The National Trust commissioned the English sculptor Rick Kirby to create a work for the visitor centre. He was tasked with making something with a "fierce presence". Kirby's works included several public commissions, among them a sculpture outside St Thomas' Hospital, unveiled by Princess Margaret in 2000, another in the Calne town centre, announced by Queen Elizabeth in 2001; the National Trust Sutton Hoo Helmet was winched into place above the entrance of the exhibition hall on 26 February 2002, ahead of its official unveiling in March. The sculpture remained above the doors, dominating the entrance, until 2019. In the course of making the sculpture, Kirby completed maquette; the maquette, 1.97 m high with pedestal, was offered for sale by a private art gallery in 2005, with an asking price of £9,600. Kirby's sculpture is based on the famous helmet found in the Sutton Hoo ship-burial, but is rendered on a much larger scale, it is made from 900 kg of mild steel plates that have been coloured red, is 1.8 m high, 1.2 m wide, 1.6 m deep.

The external structure rests on an internal steel frame. By contrast, the actual helmet is 31.8 cm high, 21.5 cm wide, 25.5 cm deep, weighed an estimated 2.5 kg. Like the fragmented Anglo-Saxon helmet, Kirby's work is made of many pieces of metal, evoking an object reconstructed by an archaeologist; the sculpture intentionally emulates the fragmentary appearance of the helmet's second reconstruction, reassembled from 1970 to 1971 by Nigel Williams, rather than the glistening replica made by the Royal Armouries. Sutton Hoo Helmet was described by the National Trust as "fantastic—such a striking image and it has a real wow factor", by the East Anglian Daily Times as an "iconic" sculpture greeting visitors to the site. Both the material and the subject are typical of Kirby's work. Steel is Kirby's material of choice, for what he describes as "the ability to go huge" and its "whoom-factor!" Much of Kirby's other work focuses on the human face and form, his pieces Masks and Vertical Face repeat the same staring, unemotive quality.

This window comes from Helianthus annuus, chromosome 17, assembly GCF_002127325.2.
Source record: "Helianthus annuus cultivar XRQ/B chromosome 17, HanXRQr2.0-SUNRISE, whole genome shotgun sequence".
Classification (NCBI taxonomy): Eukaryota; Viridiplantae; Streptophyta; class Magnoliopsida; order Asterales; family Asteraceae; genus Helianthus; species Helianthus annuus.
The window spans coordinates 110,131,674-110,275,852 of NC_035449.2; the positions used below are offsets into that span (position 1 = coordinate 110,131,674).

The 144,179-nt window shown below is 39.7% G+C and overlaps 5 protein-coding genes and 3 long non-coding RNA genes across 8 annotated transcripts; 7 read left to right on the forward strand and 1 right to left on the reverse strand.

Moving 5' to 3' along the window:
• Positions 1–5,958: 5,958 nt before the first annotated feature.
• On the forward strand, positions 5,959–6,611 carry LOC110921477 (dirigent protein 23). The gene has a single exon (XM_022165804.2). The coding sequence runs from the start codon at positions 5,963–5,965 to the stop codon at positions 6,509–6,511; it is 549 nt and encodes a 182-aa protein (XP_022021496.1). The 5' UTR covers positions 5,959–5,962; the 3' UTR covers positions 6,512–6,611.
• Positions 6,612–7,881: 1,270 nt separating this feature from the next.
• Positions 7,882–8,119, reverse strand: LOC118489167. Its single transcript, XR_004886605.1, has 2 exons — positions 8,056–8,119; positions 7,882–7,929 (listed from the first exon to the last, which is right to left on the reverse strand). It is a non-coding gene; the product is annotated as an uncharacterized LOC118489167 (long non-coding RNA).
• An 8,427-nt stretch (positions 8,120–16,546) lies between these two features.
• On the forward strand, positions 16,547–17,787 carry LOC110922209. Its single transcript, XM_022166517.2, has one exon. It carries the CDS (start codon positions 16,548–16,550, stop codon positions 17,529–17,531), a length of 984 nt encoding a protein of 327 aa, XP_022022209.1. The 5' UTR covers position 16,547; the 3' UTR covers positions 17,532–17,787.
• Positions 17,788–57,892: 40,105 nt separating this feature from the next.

Axle Arts. "Rick Kirby: 29 May – 20 June 2015". Retrieved 6 December 2017. Axle Arts. "@NT_SuttonHoo thought you may be interested we have the original maquette of your Sutton Hoo helmet by #RickKirby". Retrieved 6 December 2017 – via Twitter. Axle Arts. "Rick Kirby". Retrieved 23 September 2019. Bruce-Mitford, Rupert. "The Sutton Hoo Helmet: A New Reconstruction". The British Museum Quarterly. British Museum. XXXVI: 120–130. JSTOR 4423116. Cocke, Richard. "Sutton Hoo Helmet". Recording Archive for Public Sculpture in Norfolk & Suffolk. Retrieved 6 December 2017. Cocke, Richard. Public Sculpture of Norfolk and Suffolk. Public Sculpture of Britain. 16. Liverpool: Liverpool University Press. ISBN 978-1-84631-712-5. Dawson, Susan. "Modest building fit for a king". Architects' Journal. Emap Construct: 4–7. Evans, Angela Care. "The Sutton Hoo Visitor Centre". Minerva. Jerome M. Eisenberg. 13: 40–42. ISSN 0957-7718. Kennedy, Maev. "Sutton Hoo Lays Out its Treasures". The Guardian. Retrieved 2 February 2018. Kirby, Rick. "Rick Kirby – Curriculum Vitae".

Rick Kirby. Re